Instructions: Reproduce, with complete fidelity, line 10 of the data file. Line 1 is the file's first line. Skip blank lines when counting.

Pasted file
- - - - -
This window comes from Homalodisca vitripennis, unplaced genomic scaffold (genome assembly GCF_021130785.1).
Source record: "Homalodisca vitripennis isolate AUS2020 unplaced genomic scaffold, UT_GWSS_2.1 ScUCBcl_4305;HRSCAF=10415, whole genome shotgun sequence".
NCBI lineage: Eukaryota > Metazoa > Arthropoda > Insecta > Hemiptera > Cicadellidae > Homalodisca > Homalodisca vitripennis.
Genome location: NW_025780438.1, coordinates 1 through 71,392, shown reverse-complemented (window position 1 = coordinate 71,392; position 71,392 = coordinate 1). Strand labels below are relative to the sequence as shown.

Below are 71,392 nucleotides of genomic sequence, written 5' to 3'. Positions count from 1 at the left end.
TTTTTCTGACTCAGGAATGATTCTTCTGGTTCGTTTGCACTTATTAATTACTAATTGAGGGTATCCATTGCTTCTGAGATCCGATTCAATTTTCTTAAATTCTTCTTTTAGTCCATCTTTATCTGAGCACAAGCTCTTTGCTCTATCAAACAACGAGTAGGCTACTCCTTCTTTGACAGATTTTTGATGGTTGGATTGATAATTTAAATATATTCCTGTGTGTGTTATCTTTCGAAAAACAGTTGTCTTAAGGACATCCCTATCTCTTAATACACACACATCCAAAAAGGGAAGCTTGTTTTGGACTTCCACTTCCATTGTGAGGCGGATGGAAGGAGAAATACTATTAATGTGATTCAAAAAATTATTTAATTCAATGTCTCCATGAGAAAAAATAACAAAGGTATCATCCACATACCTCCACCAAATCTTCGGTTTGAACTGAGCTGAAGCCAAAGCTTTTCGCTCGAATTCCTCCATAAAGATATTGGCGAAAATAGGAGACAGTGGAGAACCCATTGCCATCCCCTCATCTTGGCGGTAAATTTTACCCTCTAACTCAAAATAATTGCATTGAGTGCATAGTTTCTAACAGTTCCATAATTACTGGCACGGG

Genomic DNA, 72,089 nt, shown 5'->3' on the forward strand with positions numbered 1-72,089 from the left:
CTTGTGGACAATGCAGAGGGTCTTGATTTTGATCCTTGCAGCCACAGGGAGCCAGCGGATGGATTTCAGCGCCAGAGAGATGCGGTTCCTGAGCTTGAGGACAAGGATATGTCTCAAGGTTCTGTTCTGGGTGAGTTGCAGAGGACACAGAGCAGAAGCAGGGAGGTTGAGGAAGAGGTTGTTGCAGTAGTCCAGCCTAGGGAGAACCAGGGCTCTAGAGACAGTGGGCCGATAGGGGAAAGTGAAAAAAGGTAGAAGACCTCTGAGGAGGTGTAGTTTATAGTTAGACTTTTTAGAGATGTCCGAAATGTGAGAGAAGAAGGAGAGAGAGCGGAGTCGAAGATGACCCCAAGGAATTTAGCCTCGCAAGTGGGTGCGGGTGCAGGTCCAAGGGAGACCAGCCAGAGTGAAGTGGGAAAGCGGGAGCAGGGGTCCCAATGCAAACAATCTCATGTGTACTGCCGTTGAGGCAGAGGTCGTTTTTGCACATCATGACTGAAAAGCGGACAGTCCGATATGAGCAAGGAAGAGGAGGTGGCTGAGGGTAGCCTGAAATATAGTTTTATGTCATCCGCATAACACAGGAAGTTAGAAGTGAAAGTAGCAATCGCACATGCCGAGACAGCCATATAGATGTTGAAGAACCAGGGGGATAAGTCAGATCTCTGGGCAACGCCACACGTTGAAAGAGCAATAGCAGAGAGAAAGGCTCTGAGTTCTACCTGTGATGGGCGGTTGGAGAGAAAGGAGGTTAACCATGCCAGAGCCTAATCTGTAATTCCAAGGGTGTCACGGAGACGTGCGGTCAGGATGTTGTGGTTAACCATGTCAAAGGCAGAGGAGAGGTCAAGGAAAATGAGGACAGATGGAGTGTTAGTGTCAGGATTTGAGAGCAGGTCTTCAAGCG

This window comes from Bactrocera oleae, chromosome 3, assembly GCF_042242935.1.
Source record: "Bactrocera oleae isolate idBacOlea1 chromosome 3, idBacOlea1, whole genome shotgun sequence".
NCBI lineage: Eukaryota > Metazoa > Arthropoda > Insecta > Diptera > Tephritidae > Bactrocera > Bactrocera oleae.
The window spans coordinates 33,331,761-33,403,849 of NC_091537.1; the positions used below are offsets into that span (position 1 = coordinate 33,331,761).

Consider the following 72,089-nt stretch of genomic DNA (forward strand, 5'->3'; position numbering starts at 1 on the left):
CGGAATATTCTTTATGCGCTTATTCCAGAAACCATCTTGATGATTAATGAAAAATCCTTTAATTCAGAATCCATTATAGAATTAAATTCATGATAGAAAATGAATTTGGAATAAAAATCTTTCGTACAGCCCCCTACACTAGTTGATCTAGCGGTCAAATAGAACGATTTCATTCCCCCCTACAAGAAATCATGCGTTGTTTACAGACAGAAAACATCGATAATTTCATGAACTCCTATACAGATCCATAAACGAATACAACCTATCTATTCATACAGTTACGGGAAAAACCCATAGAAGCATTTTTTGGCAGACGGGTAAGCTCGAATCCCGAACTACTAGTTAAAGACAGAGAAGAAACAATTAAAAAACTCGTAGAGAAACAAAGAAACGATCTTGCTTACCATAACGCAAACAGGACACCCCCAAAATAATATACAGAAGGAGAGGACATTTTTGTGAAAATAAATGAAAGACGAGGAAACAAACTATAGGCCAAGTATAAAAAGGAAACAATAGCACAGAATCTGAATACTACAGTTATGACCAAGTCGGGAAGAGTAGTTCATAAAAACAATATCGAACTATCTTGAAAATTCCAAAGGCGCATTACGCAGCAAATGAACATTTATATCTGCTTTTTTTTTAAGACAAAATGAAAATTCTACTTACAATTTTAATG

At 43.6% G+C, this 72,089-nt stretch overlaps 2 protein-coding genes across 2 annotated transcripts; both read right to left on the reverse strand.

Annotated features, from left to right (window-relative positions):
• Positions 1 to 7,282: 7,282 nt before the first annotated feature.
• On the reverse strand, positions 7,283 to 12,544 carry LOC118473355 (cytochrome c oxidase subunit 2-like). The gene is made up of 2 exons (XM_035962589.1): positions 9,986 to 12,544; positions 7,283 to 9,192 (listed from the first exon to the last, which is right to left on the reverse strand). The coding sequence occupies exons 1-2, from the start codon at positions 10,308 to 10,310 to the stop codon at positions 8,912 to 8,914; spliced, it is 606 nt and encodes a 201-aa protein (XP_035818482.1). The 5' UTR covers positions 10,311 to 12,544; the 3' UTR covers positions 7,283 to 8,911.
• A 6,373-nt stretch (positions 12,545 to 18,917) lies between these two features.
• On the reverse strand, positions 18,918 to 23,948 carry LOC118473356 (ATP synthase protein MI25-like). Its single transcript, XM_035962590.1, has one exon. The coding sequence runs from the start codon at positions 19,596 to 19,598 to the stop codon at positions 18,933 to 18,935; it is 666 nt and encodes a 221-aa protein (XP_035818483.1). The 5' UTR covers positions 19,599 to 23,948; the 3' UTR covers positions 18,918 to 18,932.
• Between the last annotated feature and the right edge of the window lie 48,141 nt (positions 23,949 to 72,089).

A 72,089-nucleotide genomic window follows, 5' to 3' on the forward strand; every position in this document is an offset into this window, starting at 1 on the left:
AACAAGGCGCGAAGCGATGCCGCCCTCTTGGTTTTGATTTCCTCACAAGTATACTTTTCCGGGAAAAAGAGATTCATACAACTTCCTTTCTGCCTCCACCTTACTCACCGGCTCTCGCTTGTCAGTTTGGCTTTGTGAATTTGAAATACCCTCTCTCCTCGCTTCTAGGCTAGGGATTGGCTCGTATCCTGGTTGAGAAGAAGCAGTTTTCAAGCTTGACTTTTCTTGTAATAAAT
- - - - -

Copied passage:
Source record: "Bactrocera oleae isolate idBacOlea1 chromosome 3, idBacOlea1, whole genome shotgun sequence".